The Australian division of coal miner Peabody (NYSE: BTU) announced this week that its rehabilitation efforts to turn the Millennium mine site into grazing land will be completed two years ahead of schedule.
The land reclamation process at the open-pit coal mine started back in 2009 and the company is convinced that it will be done by 2020, as its own workforce is in charge of re-profiling the terrain using seven large bulldozers. Only this year, 380 hectares of land are expected to be recuperated.
Millennium is located 160 kilometres south-west of Mackay, a city in the northeastern Queensland state. The mine sits atop the Bowen Basin -which has the largest coal reserves in Australia- and it produced 2.8 million tonnes of marketable mineral in 2017. Operations are currently being ramped down as mid-2019 has been set as the date when the mine will reach the end of its active life.
“We talk to a range of stakeholders, including the landowner, to get their input on what is most useful after mining,” Peabody Australia President, George Schuller Jr., said in a media statement. “The land needs to continue to be productive so we check things like what type of seed we should use for revegetation and best location for roads, water dams for stock and infrastructure.”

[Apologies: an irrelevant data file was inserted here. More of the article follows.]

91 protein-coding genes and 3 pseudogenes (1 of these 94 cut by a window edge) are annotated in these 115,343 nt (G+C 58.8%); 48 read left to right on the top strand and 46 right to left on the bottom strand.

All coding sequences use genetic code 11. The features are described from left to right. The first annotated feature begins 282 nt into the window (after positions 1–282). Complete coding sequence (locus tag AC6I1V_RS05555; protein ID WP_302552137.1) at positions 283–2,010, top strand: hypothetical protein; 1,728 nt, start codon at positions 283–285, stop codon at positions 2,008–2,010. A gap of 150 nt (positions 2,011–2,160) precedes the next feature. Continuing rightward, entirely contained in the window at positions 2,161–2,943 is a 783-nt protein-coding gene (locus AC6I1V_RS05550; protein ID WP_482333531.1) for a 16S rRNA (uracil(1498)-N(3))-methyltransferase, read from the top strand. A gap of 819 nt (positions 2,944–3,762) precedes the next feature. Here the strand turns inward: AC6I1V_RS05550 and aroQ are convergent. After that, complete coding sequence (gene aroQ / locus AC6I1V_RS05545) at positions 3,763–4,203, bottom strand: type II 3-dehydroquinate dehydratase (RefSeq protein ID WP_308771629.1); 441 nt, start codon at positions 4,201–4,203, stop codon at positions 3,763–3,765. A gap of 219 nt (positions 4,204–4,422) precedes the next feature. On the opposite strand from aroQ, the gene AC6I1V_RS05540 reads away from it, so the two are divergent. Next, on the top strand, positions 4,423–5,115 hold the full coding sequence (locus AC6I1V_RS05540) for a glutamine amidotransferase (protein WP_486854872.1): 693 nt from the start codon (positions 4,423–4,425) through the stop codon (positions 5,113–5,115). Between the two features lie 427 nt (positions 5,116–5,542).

After hearing this news, industry association Queensland Resources Council sent out a press release praising Peabody’s work and highlighting the efforts taken by mining firms operating in the state to adhere to high environmental standards.
The group’s CEO, Ian Macfarlane, said Peabody is a good example of responsible performance as is Glencore (LON:GLEN), a company that recently received an environmental certification from the Queensland Government for the rehabilitation of 220 hectares of land at its Rolleston open-cut coal mine south of Emerald.
“Queensland’s resources industry has a proven track record of attracting new investment and creating new jobs because of the clear and stable regulatory environment in which it operates. We look forward to further investment in the resources sector which benefits every Queenslander through the industry’s contribution to the budget bottom line,” Macfarlane said in the brief.